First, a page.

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Youngsters impress grownups at Halloween food drive | Letters
I’d like to comment on an event that I participated in on Thursday, Oct. 31, because of the emotion and pride that was generated by members of a much younger generation than I.
I was asked to help receive food for the Federal Way Multi-Service-Center’s (MSC) food bank, which was to be collected by students in the area of the 253 area code, at the Albertson’s parking lot at 312th Street and Highway 99.
When I first arrived, I found that there were roughly 40 to 50 students participating in a motivational rally for the students going out to collect food.
I was later informed that there must have been around 200 young people there at the beginning of this rally. It was well done!
I left to perform a short errand for the MSC, and when I returned, there were quite a few young people (and in some cases they were being chauffeured by other family members), who were starting to bring back collected food in all sorts of containers (plastic and cloth shopping bags, wrapped in a T-shirt, backpacks, one suitcase, simply bundled in their arms, and many other ways). The transfer of food quickly grew and the bins in the truck began to fill. The young people didn’t just bring the food to the loading dock of the truck, but would bring it into the truck and assist in getting it stored in the bins.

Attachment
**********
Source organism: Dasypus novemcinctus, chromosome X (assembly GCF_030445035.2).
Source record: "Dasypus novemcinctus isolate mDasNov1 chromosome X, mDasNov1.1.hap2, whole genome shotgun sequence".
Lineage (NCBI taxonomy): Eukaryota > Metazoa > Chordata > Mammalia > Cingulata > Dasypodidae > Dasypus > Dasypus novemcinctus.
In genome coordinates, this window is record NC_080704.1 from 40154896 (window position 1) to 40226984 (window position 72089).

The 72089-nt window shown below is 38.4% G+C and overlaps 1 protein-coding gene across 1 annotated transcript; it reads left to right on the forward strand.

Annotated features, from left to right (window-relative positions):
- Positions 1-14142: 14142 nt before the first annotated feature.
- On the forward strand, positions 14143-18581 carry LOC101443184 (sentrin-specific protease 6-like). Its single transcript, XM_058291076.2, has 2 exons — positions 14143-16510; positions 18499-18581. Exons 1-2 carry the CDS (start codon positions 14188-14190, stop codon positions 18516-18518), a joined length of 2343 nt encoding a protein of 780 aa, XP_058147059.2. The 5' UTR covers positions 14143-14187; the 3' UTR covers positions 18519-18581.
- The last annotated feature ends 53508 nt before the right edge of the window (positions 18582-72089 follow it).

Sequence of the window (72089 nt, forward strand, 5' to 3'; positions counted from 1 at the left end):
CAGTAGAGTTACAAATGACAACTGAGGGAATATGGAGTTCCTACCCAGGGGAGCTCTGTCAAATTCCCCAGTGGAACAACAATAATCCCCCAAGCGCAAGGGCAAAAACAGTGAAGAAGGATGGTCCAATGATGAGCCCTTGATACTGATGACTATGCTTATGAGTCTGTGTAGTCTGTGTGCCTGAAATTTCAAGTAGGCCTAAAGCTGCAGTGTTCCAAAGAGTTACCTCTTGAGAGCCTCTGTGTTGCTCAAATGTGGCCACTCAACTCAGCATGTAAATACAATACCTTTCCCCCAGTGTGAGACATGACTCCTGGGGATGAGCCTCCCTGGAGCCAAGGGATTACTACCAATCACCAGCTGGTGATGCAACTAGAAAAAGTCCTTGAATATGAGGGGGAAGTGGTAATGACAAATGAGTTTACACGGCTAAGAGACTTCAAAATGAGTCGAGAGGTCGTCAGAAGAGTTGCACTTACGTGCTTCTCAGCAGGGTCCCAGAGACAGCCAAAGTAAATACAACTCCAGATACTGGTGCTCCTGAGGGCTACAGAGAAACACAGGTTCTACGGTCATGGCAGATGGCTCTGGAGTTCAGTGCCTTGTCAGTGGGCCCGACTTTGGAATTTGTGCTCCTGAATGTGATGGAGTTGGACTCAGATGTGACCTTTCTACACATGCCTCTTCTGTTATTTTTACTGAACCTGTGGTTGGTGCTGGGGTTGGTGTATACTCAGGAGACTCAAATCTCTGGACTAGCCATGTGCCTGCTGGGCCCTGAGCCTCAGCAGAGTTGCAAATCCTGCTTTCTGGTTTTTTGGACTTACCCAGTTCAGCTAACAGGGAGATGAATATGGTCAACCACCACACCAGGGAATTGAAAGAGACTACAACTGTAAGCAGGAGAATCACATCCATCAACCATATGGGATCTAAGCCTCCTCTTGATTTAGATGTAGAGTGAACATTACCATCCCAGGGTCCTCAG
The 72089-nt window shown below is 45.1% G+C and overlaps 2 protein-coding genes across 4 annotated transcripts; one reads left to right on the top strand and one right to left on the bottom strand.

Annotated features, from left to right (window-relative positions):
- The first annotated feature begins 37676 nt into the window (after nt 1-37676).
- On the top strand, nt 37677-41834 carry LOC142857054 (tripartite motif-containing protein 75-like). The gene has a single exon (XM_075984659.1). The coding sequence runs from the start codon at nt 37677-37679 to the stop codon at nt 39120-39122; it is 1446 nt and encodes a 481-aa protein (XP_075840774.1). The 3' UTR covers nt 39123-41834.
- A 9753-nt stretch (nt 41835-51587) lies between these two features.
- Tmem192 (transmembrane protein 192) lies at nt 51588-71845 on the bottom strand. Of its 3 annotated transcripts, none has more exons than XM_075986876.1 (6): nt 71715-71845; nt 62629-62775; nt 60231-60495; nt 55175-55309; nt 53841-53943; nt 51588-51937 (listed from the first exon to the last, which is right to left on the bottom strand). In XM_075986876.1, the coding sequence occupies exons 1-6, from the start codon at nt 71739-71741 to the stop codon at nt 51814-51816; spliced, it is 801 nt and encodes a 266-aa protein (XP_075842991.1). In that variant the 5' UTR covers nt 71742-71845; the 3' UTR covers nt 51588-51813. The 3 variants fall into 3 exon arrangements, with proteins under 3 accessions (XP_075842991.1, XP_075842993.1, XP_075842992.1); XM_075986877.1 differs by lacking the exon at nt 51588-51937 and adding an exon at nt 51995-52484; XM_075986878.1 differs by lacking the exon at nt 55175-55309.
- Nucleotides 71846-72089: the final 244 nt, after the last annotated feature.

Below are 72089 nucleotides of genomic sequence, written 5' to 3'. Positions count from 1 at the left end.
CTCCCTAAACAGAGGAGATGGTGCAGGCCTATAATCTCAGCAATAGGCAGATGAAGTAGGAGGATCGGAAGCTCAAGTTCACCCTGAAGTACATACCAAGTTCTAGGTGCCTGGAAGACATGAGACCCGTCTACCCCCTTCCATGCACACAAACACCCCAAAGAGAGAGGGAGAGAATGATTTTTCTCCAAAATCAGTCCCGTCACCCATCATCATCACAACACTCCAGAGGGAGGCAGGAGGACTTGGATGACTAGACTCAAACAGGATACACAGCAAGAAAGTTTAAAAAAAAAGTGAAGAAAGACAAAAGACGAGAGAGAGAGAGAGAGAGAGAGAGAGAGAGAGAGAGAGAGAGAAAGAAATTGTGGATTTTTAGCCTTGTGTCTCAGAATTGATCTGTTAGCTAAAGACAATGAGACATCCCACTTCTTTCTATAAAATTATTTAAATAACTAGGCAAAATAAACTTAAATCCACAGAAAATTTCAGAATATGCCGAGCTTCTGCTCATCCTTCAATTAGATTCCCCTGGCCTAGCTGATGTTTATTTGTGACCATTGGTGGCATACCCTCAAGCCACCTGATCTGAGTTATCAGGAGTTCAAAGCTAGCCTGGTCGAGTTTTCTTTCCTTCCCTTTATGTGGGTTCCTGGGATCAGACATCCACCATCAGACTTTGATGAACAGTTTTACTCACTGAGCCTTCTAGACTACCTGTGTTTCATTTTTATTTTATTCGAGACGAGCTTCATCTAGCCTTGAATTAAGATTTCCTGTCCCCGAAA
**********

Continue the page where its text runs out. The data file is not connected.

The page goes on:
At a few points in time, the three of us really had a difficult time just keeping up with their donations.
Other things were also happening in that corner of the parking lot that made us older folks really proud about this generation of young people who were participating in this food drive.
The student organizers were capturing photos and audio recordings of what was happening and how good it was to be doing this food drive. People who maybe didn’t know everyone there, or vice versa, were asking if they needed help. I heard some “yes pleases,” “no thank you” and “we’d appreciate your help,” and even the younger generation's spiel was used to convey “cooperation.” I didn’t ever hear a curse word, or anything negative about what was happening. It was all positive.
I think that I can speak for the three of us who are parents, and even have some grandchildren, that these are the kind of young people that we love to see, and who in our eyes are going to be instrumental in not only their own development in life, but will be assisting others to be a part of “the contributing party of life.”
Working together and helping others was totally demonstrated in the Albertson’s parking lot that night, and it was demonstrated in actions, words and even crazy costumes for a Halloween night. If anyone knows some of these kids, please pass on our thanks for the work that they did to help others who are not as fortunate as others are. Keep it up, and pretty soon those less fortunate will be helping others too.
Jack Kalina, Auburn